Chinese New Year Sweet Rice Cake

During Chinese New Year, it is comforting to see pictures of the New Year Sweet Rice Cake, also known as nian gao.

In the expectation of a prosperous new year, this sweet is a must-have for any Chinese New Year party. Also, it’s a common presentation to provide to loved ones when you go see them over the holidays.

Please note that this recipe for Chinese New Year Sweet Rice Cakes deviates slightly from the norm. Please hear me out before passing judgment.

The standard method for making sweet rice cakes is something I am well familiar with. You’ll need sugar, water, and standard and glutinous rice flour.

Please feel free to follow the recipe as written and prepare the classic dish using the few simple items I’ve included. I know a lot of folks are on the lookout for nostalgic or comforting flavors.

But I think the classic nian gao recipe could use some tweaking; it seems a little too simple to me.

Thus, I derived this recipe by incorporating certain standard techniques from western baking. I’m pretty happy with it, maybe even proud of it. The nian gao gets a bold boost in flavor from the inclusion of ginger and orange zest.

Thus, this recipe is based on the classic but with a little extra kick! As I’ve had many requests for a Sweet Nian Gao recipe over the past year, I hope you like my take on this traditional Chinese New Year dessert. It’s quite pretty, in my opinion.


  • 6 dried dates
  • 4 slices of ginger
  • 1½ pounds of glutinous rice flour
  • ½ pound of rice flour
  • 3½ to 4 cups of water
  • 2 cups of dark brown sugar
  • 1 tablespoon of vanilla extract
  • 1 tablespoon of dark molasses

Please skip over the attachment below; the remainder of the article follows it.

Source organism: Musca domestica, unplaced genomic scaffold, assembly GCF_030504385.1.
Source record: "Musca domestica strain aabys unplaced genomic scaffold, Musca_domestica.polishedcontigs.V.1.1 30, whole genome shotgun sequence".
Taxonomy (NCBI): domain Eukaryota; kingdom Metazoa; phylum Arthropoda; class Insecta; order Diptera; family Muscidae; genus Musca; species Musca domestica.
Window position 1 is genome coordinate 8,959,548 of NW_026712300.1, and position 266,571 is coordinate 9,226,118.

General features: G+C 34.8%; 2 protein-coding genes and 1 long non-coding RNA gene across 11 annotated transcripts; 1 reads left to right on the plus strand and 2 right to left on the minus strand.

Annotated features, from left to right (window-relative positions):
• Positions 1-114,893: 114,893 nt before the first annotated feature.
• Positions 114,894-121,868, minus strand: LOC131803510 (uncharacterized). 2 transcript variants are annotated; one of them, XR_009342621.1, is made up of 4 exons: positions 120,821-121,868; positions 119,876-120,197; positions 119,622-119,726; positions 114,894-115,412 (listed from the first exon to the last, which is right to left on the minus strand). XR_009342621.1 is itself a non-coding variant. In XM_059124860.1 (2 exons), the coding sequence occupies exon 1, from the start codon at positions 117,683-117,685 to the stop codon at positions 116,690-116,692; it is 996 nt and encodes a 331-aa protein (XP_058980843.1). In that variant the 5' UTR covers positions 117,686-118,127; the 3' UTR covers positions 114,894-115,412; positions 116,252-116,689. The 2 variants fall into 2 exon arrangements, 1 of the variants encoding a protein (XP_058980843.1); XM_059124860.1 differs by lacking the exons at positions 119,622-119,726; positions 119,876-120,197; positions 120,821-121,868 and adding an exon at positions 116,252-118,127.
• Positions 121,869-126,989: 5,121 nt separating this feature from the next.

• 2 teaspoons of vegetable oil
  • ½ teaspoon of allspice powder
  • zest of 1 large orange


  1. Brush the bottoms and edges of two 8-inch round baking pans with vegetable oil and set aside.
  2. Pour the ginger and 2 cups of water into a medium-sized pot and bring to a boil over high heat. Reduce the heat and allow the mixture simmer, covered, for 10 minutes. Once the sugar has dissolved, remove the pan from the heat and whisk in the brown sugar and spices.
  3. Take out the ginger slices, please. Now, to make the mixture warm rather than hot, add 1 1/2 cups of cold water.
  4. Combine the flour in a large bowl, then add the sugar water mixture in a slow, steady stream, stirring constantly. The batter should be smooth after a vigorous stirring (without any lumps).
  5. Next, whisk in the vanilla extract, molasses, orange zest, and 2 teaspoons of vegetable oil. The finished batter ought to be thick and syrupy, like condensed milk. Add extra water, a tablespoon at a time, if the batter is too thick to pour.
  6. Put the mixture into two identical foil pans. Lightly tapping the pans against the counter can release any trapped air. If using, place three ornamental dates in the middle of each pan.
  7. Set up a double-level bamboo steamer and steam the pans for about an hour over high heat. In order to keep your bamboo steamers from catching fire, you may need to add water to them midway during the steaming process.
  8. When the rice cake has cooled for an hour, test it with a toothpick. Like any other cake, it’s done when a toothpick inserted into the center comes out clean. For this dish or any other that calls for steaming, the choice of vessel is irrelevant.
  9. The use of a bamboo steamer, for instance, necessitates the use of a pot that snugly fits the steamer, lest steam escape. To steam using a bamboo steamer when you don’t have a pot big enough, you can place the steamer inside a larger pot with a lid and suspend it over the water with a rack. In the best-case scenario, you shouldn’t be able to observe any steam emerging from your chosen method.
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